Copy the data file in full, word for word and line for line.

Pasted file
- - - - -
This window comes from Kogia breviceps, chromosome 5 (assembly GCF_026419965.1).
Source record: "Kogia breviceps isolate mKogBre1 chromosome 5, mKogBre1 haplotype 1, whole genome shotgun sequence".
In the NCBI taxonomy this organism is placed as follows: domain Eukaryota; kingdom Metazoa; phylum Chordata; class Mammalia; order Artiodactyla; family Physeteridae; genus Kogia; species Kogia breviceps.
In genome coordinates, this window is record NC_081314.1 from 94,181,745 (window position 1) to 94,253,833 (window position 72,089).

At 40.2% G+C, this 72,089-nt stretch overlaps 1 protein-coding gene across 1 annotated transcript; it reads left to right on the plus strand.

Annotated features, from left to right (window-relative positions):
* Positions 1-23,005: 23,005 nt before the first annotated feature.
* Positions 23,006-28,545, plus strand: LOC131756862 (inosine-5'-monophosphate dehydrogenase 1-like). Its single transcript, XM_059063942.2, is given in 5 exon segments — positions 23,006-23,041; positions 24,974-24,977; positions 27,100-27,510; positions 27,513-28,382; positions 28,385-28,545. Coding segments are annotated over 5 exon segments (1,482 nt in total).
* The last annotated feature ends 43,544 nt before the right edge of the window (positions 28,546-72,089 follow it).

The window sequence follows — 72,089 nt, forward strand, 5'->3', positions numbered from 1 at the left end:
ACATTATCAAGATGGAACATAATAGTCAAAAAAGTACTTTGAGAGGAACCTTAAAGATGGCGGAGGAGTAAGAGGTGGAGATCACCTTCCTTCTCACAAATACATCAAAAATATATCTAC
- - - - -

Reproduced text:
This window comes from Kogia breviceps, chromosome 5 (assembly GCF_026419965.1).
Source record: "Kogia breviceps isolate mKogBre1 chromosome 5, mKogBre1 haplotype 1, whole genome shotgun sequence".
In the NCBI taxonomy this organism is placed as follows: domain Eukaryota; kingdom Metazoa; phylum Chordata; class Mammalia; order Artiodactyla; family Physeteridae; genus Kogia; species Kogia breviceps.
In genome coordinates, this window is record NC_081314.1 from 94,181,745 (window position 1) to 94,253,833 (window position 72,089).

At 40.2% G+C, this 72,089-nt stretch overlaps 1 protein-coding gene across 1 annotated transcript; it reads left to right on the plus strand.

Annotated features, from left to right (window-relative positions):
* Positions 1-23,005: 23,005 nt before the first annotated feature.
* Positions 23,006-28,545, plus strand: LOC131756862 (inosine-5'-monophosphate dehydrogenase 1-like). Its single transcript, XM_059063942.2, is given in 5 exon segments — positions 23,006-23,041; positions 24,974-24,977; positions 27,100-27,510; positions 27,513-28,382; positions 28,385-28,545. Coding segments are annotated over 5 exon segments (1,482 nt in total).
* The last annotated feature ends 43,544 nt before the right edge of the window (positions 28,546-72,089 follow it).

The window sequence follows — 72,089 nt, forward strand, 5'->3', positions numbered from 1 at the left end:
ACATTATCAAGATGGAACATAATAGTCAAAAAAGTACTTTGAGAGGAACCTTAAAGATGGCGGAGGAGTAAGAGGTGGAGATCACCTTCCTTCTCACAAATACATCAAAAATATATCTAC